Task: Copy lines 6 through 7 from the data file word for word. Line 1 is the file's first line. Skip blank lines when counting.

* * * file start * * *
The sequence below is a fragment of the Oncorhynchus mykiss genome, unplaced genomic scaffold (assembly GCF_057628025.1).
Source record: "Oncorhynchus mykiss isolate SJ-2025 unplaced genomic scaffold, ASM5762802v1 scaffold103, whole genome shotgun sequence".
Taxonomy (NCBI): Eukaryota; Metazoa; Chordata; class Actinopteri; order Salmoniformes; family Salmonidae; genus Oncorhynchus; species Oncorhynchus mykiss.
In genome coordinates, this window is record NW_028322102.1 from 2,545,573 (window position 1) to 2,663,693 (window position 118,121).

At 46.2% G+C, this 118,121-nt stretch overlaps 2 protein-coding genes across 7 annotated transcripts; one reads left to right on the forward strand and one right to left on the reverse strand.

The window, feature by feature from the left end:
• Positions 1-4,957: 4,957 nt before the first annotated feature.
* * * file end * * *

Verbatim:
The window, feature by feature from the left end:
• Positions 1-4,957: 4,957 nt before the first annotated feature.